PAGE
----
METHODS:
– 24 healthy young men were randomly assigned to ingest 30 g casein protein before going to sleep:
(a) with (PRO+EX: n=12) 
(b) or without (PRO: n=12) prior resistance-type exercise performed in the evening.
RESULTS:
1. A total of 57±1% of the ingested protein-derived phenylalanine appeared in the circulation during overnight sleep. 
2. Overnight MPS rates were 37% and 31% higher in PRO+EX compared to PRO. 


PROTEIN BEFORE SLEEP INCREASES MUSCLE MASS & STRENGTH DURING RESISTANCE EXERCISE TRAINING – 2015



Tim Snijders4,7Luc JC van Loon4,* et al
OBJECTIVE:
– Assess the impact of dietary protein supplementation before sleep on muscle mass and strength gains during strength training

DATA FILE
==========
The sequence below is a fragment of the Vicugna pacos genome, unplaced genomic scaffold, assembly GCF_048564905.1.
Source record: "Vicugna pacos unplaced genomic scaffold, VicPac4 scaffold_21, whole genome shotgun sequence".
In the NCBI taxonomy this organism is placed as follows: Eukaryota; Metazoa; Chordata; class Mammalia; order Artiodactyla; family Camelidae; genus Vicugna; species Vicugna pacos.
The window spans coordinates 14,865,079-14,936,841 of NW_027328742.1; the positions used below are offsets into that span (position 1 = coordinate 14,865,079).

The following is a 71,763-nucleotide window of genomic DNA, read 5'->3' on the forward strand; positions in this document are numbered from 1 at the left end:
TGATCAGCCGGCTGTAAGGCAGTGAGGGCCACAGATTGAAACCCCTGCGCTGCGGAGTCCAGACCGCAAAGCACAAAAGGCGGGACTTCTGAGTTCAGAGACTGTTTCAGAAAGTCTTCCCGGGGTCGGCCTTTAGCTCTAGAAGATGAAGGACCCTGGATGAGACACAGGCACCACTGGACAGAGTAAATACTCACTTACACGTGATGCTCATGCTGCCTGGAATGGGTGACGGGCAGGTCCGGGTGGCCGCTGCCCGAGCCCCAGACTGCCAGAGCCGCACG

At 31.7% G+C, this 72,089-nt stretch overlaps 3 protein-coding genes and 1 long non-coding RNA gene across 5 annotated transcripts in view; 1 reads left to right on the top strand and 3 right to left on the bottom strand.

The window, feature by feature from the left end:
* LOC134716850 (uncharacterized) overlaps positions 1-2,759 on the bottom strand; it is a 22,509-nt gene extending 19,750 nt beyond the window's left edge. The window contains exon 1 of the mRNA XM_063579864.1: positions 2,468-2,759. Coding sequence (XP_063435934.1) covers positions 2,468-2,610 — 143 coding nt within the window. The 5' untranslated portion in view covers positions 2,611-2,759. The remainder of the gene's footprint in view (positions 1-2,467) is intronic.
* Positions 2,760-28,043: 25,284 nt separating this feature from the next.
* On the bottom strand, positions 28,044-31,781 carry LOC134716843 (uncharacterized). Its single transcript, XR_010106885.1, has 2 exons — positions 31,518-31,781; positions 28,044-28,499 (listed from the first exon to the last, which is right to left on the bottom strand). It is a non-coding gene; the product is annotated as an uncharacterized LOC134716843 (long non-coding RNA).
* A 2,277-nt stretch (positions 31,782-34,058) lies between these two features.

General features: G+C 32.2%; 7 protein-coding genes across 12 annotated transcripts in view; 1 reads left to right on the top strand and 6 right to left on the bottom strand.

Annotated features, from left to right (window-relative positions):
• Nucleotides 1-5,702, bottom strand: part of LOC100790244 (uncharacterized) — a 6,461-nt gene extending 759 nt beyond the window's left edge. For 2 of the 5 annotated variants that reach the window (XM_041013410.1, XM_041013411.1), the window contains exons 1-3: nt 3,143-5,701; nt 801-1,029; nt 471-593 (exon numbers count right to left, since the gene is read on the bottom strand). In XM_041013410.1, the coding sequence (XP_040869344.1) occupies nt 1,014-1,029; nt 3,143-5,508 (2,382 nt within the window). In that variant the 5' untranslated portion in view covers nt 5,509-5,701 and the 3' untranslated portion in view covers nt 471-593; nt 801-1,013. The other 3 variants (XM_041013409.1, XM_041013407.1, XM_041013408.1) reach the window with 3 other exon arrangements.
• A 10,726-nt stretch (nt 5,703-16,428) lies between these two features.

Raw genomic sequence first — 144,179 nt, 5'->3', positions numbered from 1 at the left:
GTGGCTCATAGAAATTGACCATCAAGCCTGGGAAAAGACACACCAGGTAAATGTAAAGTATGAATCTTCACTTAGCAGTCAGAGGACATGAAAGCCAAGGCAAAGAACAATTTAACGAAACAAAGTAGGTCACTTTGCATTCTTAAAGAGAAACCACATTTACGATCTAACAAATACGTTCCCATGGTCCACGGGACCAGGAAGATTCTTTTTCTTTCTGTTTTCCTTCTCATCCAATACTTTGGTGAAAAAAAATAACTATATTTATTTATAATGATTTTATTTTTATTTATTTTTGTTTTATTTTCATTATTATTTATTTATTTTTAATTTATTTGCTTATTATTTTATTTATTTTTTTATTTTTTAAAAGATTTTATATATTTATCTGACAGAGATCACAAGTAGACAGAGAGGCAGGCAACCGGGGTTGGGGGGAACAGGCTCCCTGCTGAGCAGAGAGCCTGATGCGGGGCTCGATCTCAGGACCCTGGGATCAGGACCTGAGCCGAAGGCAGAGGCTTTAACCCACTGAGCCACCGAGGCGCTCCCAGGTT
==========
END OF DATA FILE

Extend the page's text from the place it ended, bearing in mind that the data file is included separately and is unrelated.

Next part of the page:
METHODS:
– 44 young men (22 ± 1 y) were assigned to a progressive, 12-wk resistance exercise training program.
– Group 1: 27.5 g protein, 15 g carbohydrate, 0.1 g of fat every night before sleep
– Group 2: The other group received a noncaloric placebo
– The protein used was a combination of casein and casein hydrolysate in a 1:1 ration, thus a slow as well as a fast source of amino acids
– The training took place in the evening 8-9PM or 9-10PM and was strictly controlled.
RESULTS:
(1) Muscle strength increased to a significantly greater extent in the protein-supplemented (PRO) group
(2) Quadriceps muscle cross-sectional area increased in both groups over time, with a greater increase in the PRO group
(3) Both type I and type II muscle fiber size increased after exercise training, with a greater increase in type II muscle fiber size in the PRO group